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Published: Wednesday, May 16, 2018 @ 12:45 PM
WRIGHT-PATTERSON AIR FORCE BASE — The rumble of World War II planes soared over the National Museum of the U.S. Air Force on Wednesday in a tribute to the restoration of the restored icon the B-17F Memphis Belle.
Three- B-17 Flying Fortresses and five P-51 Mustangs — flying in from staging airfields at Grimes Field in Urbana and Dayton-Wright Brothers Airport in Miami Twp. — canceled plans to land after a more than two-hour rain delay, but flew in formation over the museum and cars and trucks parked along the roadside in advance of the Memphis Belle unveiling Wednesday night.
A museum spokesman said the planes could make another attempt to land Thursday or Friday.
Bruce and Marti Balsink, a married couple from Kettering, planned to return a second time if the planes land.
“It’s just fun to see, the nostalgia,” said Marti Balsink, whose father was a World War II bomber pilot. “We’ll just come back again.”
“I like the nostalgia of the airplanes,” said Bruce Balsink, 62. “I like working on them. I’ve gotten to fly in them. There’s no part of it that I don’t find interesting.”
The roll call of bombers included the movie version of the Memphis Belle from the National Warplane Museum in New York, the Experimental Aircraft Association’s B-17 Aluminum Overcast based in Oshkosh, Wisconsin, and the Yankee Lady from the Yankee Air Force near Detroit.
Jim Enwright, 62, and his daughter Julianne, 20, waited patiently for the clouds to break and the rain to end.
“I’m kind of a motor head,” said Jim Enwright, of Kettering, who’s father was part of a B-17 crew in World War II. “I find that kind of invigorating, kind of inspiring. Those big radial motors coming in. It’s cool. I wish they were landing.”
If the planes land this week, they will stay on static display at the air strip through Friday.
David Predis, 32, of Dayton, an aeronautical engineer at Wright-Patterson, looked into history as he scanned the sky Wednesday.
“I’ve loved airplanes all my life,” he said. “I just think it’s always neat to see aircraft that are still maintained from World War II, such historical significance. The B-17 in particular was an incredible aircraft when it was designed.”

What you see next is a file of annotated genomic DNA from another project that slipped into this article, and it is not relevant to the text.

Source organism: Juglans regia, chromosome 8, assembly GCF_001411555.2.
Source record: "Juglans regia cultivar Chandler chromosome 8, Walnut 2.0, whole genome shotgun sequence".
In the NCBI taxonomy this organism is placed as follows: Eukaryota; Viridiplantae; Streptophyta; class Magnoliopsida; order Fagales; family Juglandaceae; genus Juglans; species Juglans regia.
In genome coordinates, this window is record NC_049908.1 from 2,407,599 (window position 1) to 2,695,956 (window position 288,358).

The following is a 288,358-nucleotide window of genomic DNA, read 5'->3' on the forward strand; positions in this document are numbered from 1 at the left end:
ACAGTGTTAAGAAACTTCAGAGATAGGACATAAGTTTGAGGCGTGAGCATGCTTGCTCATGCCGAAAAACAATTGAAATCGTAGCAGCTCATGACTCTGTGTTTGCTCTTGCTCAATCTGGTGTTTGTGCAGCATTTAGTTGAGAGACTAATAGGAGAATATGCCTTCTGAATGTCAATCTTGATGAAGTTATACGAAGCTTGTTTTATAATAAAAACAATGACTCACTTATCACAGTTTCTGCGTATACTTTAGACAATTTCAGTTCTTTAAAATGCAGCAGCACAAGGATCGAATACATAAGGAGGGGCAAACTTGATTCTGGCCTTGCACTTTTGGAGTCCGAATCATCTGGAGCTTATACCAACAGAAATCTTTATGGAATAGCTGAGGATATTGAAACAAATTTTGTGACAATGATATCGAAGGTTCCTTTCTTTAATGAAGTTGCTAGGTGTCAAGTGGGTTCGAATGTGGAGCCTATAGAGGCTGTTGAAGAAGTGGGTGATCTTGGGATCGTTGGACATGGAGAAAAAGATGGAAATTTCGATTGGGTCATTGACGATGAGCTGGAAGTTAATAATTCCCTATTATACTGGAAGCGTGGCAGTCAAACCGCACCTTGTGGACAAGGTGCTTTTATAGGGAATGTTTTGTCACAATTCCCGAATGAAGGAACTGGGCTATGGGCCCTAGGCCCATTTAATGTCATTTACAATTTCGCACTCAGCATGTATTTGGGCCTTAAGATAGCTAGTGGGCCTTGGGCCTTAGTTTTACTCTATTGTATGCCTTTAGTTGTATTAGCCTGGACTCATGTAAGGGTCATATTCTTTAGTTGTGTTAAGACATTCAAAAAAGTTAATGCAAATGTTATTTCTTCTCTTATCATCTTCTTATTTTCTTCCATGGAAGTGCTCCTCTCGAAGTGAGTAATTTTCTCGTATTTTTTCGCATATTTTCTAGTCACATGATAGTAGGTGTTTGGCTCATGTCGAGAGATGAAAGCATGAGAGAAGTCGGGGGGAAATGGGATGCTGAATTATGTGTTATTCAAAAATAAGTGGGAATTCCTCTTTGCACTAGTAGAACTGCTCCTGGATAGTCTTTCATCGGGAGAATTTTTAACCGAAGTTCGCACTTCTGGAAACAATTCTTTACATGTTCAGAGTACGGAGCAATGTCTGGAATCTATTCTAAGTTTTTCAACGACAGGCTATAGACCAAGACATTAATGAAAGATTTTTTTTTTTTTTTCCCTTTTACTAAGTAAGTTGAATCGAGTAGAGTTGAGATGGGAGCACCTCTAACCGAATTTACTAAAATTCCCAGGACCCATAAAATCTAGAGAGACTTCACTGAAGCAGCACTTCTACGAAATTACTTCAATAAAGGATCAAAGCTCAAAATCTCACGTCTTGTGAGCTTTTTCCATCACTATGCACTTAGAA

Two of the bombers and the P-51 Mustangs flew in from Grimes Field inear Urbana and one bomber— Aluminum Overcast — flew in from Dayton-Wright Brothers Airport. Three World War II trainers scheduled to land didn’t fly because they were not fast enough to keep up with the fighter and bomber formation, museum spokesman Rob Bardua said.
Since 2005, restorers and volunteers at the museum have spent 55,000 hours working on the Memphis Belle, the first U.S. Army Air Forces bomber to complete 25 missions over Europe and return to the United States. On Wednesday evening, it was due to be unveiled in a private ceremony with 1,000 people, including dozens of family members of the late crew, as the centerpiece in a new strategic bombing exhibit. A public-ribbon cutting was scheduled around 9:15 a.m.Thursday in the World War II Gallery.
The celebration, highlighted by the unveiling of the Memphis Belle, the warplane fly-over and more than 160 World War II re-enactors, was expected to draw thousands to the museum at Wright-Patterson.
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Published: Tuesday, May 22, 2018 @ 5:29 PM
Updated: Wednesday, May 23, 2018 @ 3:30 PM
A bipartisan group of congressional lawmakers have called on the U.S. EPA leader to release a chemical pollution study that reportedly shows lower threshold levels for groundwater contamination that could impact more than a hundred military bases, including Wright-Patterson Air Force Base, but the head of the agency said he doesn’t have the authority to release the study.